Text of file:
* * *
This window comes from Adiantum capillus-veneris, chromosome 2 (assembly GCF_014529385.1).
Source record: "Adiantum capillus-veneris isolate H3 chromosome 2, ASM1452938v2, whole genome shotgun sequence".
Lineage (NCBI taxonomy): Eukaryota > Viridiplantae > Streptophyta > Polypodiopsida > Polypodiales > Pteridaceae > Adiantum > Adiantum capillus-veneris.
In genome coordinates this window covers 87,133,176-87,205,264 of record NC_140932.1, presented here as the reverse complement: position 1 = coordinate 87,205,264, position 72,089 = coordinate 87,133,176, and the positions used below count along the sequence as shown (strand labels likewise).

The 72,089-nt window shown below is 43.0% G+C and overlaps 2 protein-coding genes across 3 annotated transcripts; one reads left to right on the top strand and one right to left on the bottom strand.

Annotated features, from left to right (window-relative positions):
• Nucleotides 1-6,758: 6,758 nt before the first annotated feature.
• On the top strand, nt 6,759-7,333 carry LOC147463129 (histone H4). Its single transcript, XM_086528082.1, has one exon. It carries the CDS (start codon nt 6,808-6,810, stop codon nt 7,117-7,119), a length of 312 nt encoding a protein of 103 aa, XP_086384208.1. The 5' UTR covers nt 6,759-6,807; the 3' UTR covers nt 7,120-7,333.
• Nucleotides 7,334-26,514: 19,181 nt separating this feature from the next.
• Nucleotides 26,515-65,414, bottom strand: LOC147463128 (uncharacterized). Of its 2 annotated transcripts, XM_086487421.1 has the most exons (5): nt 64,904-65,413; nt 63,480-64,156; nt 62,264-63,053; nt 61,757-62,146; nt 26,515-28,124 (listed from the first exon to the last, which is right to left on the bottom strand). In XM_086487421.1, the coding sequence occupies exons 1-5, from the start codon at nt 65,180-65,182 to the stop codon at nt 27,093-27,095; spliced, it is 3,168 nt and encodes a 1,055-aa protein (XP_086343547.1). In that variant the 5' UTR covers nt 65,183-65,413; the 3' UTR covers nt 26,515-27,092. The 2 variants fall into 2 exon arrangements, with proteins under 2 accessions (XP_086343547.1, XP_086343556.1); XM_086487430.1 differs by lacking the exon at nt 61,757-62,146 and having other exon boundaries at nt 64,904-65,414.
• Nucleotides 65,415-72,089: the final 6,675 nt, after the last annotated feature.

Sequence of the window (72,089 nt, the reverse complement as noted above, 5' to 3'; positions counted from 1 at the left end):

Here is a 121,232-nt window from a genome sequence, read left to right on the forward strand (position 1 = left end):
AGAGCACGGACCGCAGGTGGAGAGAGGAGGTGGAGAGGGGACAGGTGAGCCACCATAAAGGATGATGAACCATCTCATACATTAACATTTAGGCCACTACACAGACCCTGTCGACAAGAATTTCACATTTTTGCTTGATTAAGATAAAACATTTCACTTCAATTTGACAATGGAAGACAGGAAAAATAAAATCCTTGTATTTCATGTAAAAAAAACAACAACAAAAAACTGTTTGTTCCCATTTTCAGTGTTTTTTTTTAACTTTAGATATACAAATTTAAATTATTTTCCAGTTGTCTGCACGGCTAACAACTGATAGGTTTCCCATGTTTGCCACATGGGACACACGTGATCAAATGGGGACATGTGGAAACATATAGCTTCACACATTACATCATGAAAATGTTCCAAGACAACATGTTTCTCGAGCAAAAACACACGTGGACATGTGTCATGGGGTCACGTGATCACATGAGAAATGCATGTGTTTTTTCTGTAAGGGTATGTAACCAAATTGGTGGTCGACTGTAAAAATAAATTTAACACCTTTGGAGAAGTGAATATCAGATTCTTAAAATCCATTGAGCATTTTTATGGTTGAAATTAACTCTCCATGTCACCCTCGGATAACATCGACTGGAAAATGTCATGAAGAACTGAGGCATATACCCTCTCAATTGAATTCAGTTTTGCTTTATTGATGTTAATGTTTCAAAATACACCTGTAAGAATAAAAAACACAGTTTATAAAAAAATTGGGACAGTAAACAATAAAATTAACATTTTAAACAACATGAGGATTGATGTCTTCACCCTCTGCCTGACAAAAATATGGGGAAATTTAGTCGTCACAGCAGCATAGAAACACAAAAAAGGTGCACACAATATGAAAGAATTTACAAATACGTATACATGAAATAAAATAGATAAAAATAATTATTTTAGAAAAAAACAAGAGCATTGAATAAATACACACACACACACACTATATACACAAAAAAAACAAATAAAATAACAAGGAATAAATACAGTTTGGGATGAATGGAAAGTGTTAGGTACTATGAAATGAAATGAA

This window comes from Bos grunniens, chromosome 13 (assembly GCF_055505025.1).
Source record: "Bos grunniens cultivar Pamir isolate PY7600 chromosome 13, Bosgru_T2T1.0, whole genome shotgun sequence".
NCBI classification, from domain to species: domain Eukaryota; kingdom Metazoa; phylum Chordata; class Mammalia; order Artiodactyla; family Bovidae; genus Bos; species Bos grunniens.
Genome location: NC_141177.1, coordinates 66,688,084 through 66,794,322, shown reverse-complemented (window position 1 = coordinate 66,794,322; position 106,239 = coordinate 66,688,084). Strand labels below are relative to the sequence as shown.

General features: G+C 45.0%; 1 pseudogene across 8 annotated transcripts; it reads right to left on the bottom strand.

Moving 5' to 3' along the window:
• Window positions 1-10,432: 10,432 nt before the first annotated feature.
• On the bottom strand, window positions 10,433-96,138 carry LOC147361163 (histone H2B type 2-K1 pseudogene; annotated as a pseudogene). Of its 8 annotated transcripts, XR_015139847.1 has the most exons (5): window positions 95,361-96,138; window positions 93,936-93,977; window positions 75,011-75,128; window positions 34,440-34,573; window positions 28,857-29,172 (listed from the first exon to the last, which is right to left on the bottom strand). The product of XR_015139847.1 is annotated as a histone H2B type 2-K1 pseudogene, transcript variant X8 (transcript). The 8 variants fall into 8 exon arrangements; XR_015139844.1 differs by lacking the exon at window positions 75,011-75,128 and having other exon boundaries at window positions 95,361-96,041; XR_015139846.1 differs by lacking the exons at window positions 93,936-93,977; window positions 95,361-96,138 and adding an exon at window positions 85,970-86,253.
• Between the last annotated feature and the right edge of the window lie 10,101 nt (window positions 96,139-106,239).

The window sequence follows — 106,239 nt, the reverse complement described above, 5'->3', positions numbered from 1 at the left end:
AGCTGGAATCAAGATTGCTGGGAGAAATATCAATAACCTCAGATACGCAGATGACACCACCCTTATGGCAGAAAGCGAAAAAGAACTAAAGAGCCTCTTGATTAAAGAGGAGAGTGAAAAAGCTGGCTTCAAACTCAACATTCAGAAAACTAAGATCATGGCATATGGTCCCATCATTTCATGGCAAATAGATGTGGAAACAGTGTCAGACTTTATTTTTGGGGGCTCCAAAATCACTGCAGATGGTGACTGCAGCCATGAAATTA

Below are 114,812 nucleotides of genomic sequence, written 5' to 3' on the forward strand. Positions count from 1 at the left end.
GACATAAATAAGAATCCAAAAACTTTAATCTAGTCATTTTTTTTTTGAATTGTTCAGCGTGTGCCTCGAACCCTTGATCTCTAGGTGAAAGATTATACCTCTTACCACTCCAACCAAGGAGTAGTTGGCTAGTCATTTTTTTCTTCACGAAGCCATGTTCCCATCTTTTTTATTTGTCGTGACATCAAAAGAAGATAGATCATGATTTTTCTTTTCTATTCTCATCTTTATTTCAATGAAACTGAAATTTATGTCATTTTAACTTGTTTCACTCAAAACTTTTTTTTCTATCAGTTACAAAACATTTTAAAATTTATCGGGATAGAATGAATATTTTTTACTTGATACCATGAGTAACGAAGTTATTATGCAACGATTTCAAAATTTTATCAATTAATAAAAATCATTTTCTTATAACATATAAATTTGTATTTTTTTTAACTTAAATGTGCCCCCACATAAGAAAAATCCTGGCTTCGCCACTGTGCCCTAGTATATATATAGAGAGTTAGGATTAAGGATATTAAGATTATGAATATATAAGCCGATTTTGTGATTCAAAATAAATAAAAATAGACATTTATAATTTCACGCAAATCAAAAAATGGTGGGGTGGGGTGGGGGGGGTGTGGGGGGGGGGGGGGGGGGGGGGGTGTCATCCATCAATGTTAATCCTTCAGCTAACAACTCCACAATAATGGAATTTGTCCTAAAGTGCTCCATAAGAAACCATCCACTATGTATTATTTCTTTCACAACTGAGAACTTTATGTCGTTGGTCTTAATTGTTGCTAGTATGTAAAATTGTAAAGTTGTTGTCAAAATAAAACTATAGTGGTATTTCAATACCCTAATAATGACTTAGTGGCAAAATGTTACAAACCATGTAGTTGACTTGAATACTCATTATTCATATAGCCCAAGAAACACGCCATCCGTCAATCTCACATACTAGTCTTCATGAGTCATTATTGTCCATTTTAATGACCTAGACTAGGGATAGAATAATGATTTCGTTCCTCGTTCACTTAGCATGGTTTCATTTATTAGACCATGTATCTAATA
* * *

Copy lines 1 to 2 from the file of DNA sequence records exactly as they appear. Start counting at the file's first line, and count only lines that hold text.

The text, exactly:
This window comes from Adiantum capillus-veneris, chromosome 2 (assembly GCF_014529385.1).
Source record: "Adiantum capillus-veneris isolate H3 chromosome 2, ASM1452938v2, whole genome shotgun sequence".